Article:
“We get away with stuff sometimes, being American crazy laypeople,” says Peggy Rowe Ward, and then she starts to chuckle. It turns into a deep, bubbling, joyous laugh. A lay teacher in the Vietnamese Zen tradition of Thich Nhat Hanh, Rowe Ward has taught in the United States, Thailand, Hong Kong, China, and France, and traveled with monks and nuns from that lineage around the world. “I know how I am experienced in many different cultures. I’m loud, I’m bold, I’m embarrassing. I’m outrageous!”
Rowe Ward is irrepressibly herself—funny, caring, self-deprecating, and conscious of the atmosphere that she creates with her words. She uses this identity to model what she preaches. With her teacher’s encouragement, Rowe Ward has learned to embrace what she calls her “feminine” teaching methods, and has developed an “embodied practice” that includes art, psychology, body movement, and a focus on relationship: she often co-teaches the Dharma with her husband. This makes her one of the more unusual teachers today, as well as a representative of how men and women can work together to convey the Dharma.
Her confidence in her own unconventional methods allows her to create a safe space for her students, helping them to step inside Buddhist teachings with their entire being rather than just cognitively. “I’m a very experiential teacher. I’m always looking at what experience we can create to integrate the Dharma talk,” she says. “I don’t need to have things spelled out with definitions—this is this and this is this. To me, this is about love and kindness and respect and compassion.”
Peggy Rowe Ward first met Thich Nhat Hanh in 1991. Recently widowed, she was struggling emotionally, “barely leaving the house.” She was familiar with Buddhism but found many of the texts “really inaccessible, really cognitive and analytical,” so when she heard about a retreat entitled Peace is Every Step, she decided to be brave and try it. After the five-day silent retreat, “I had so much healing,” she says.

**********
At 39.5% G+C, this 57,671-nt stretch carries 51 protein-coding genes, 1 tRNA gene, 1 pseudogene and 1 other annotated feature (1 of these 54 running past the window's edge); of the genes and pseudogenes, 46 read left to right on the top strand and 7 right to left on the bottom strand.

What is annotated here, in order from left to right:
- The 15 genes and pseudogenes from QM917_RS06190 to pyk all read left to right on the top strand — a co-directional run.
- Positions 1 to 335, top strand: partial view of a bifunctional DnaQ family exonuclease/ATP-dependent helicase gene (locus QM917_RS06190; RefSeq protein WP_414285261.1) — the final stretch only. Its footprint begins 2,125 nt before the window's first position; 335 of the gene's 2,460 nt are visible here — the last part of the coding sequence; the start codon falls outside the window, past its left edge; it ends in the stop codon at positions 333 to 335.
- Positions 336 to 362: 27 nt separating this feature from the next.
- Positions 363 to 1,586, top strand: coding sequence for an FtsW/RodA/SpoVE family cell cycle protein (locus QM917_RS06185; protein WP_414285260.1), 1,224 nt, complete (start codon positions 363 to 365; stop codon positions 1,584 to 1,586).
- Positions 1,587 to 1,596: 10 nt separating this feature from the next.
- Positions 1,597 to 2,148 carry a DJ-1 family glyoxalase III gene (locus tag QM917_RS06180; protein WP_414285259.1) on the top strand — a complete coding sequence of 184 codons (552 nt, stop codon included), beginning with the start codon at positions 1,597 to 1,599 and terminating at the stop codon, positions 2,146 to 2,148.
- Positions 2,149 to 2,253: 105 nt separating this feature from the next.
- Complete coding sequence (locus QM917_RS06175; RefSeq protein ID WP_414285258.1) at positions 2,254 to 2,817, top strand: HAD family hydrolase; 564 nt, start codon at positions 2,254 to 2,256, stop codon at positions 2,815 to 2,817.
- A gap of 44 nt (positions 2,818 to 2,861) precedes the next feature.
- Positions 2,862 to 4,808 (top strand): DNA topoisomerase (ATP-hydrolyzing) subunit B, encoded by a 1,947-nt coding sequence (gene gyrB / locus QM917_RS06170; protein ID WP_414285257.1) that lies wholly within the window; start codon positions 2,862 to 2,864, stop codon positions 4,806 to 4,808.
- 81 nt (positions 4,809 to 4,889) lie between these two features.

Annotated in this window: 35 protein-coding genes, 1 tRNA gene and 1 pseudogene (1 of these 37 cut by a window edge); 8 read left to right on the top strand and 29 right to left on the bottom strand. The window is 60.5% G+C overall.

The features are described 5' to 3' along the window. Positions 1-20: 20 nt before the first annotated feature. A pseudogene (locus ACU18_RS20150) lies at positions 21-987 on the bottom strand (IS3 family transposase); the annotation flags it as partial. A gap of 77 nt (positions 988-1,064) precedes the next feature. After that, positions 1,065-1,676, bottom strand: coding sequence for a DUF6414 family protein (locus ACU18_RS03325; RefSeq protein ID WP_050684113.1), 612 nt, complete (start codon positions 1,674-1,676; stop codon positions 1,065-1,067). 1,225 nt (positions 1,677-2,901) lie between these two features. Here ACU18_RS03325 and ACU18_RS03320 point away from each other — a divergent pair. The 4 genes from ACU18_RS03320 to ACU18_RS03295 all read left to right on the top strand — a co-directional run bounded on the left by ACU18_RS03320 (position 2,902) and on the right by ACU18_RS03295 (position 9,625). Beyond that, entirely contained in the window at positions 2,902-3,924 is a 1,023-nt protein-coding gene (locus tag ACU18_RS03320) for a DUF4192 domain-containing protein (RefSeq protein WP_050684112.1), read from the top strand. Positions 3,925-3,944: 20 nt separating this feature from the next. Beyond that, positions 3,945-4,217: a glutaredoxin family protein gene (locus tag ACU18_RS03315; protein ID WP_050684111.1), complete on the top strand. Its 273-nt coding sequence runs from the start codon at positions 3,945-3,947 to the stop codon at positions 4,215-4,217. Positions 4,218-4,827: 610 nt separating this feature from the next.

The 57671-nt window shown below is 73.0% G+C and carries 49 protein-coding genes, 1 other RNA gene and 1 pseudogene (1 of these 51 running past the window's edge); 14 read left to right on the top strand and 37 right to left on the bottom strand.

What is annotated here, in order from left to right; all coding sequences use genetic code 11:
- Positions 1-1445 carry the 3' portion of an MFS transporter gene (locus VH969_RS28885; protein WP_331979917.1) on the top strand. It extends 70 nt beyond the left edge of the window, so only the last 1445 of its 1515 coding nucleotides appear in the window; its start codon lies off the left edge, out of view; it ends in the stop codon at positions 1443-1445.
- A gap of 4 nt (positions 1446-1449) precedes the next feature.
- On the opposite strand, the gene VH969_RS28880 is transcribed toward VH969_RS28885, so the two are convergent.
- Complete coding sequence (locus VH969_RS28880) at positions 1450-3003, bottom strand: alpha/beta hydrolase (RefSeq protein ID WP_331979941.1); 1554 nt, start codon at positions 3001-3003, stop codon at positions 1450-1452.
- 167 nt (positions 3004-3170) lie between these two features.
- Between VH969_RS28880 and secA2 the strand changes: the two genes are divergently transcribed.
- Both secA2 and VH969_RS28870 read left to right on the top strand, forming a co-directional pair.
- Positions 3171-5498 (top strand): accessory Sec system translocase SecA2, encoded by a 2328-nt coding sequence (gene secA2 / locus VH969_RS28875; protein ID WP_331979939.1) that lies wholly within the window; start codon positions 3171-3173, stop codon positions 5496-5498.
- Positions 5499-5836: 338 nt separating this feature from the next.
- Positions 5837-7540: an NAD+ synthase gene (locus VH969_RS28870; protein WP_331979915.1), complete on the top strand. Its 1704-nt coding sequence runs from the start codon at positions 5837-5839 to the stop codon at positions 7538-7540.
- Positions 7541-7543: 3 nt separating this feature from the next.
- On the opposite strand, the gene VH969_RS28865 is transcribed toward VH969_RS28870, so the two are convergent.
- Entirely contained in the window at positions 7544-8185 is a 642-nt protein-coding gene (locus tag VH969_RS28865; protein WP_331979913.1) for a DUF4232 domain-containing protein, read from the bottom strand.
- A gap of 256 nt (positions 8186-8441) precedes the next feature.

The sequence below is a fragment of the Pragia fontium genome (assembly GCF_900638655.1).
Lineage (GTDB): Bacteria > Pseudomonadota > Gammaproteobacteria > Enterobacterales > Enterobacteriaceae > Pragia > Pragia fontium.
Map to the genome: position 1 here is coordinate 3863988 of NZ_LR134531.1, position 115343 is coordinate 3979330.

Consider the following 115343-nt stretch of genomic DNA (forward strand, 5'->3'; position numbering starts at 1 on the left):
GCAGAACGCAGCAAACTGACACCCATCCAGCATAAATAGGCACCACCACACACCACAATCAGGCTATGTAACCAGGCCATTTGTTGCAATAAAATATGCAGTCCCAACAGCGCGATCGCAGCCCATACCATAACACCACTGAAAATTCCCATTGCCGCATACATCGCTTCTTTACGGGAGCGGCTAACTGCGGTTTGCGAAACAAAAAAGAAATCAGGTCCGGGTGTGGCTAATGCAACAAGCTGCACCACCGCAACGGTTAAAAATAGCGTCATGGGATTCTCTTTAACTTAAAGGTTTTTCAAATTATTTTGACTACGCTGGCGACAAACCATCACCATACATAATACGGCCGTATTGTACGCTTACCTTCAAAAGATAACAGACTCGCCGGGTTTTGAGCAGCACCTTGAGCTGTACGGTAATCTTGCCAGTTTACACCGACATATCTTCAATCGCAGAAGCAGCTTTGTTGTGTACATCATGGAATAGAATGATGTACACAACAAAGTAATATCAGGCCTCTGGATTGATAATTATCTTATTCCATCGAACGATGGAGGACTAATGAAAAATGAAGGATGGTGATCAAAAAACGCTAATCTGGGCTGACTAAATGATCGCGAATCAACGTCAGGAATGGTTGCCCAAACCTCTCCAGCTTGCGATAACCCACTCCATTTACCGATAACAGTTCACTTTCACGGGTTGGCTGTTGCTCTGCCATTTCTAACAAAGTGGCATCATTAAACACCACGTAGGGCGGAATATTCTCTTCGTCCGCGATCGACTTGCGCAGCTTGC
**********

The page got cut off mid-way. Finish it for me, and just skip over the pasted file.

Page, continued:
She took lay priest vows in 1994 and was ordained as a Dharma teacher in 2001. “For the first ten years of practice I had a teacher, but I probably didn’t consider myself a Buddhist. It was when I went to China with Thich Nhat Hanh and got to be with the big Buddhas and the temples, when I prostrated—that went right into my heart.” Since then, Rowe Ward has written two books: Love’s Garden (2008), which she and her husband co-wrote on translating Buddhist practice into loving relationships, and Making Friends with Time (1999), a book on stress reduction co-written with Tracy D. Sarriugarte. She is now at work on her third book, a “toolkit of mindfulness techniques” for teachers and educators. Her background in psychology—as well as her PhD in Adult Education—influences her approach and has shaped a pedagogy based in respect, refuge, and meeting people where they are.
Safety is one of Rowe Ward’s big themes—the idea that people need to feel secure, held, and heard before they can step inside the Dharma. “The importance of safety for transformation is essential,” she says. “We can bring that just by being ourselves.” Feeling safe and respected is part of what she likes about teaching with her husband Larry Ward, also a renowned Dharma teacher. He “has her back,” she says, and they can support each other so that neither feels the burden of answering every question.
“Larry and Peggy have very different styles of teaching,” writes Sandy Coen, a founding member of Blue Heron Sangha, where the couple has led retreats since 2006. “Each has their own ‘presence’; yet they meld together wonderfully.”
“I love the way Peggy makes a ritual come alive,” writes Elaine Fisher, a candidate for lay ordination who has practiced with Rowe Ward on at least five retreats. “She brings the practice back to the body, which we can sometimes forget we even have, while demonstrating deep scholarly knowledge of the Buddha’s teachings.”
It took time for Rowe Ward to feel secure in her teaching style. She says that Thich Nhat Hanh’s encouragement helped her to feel comfortable embracing a “feminine” pedagogy: “I really connect to a feminine place of power, which is about being open and receptive and embodied. When I describe myself as a female Dharma teacher, it’s about the whole body practice.”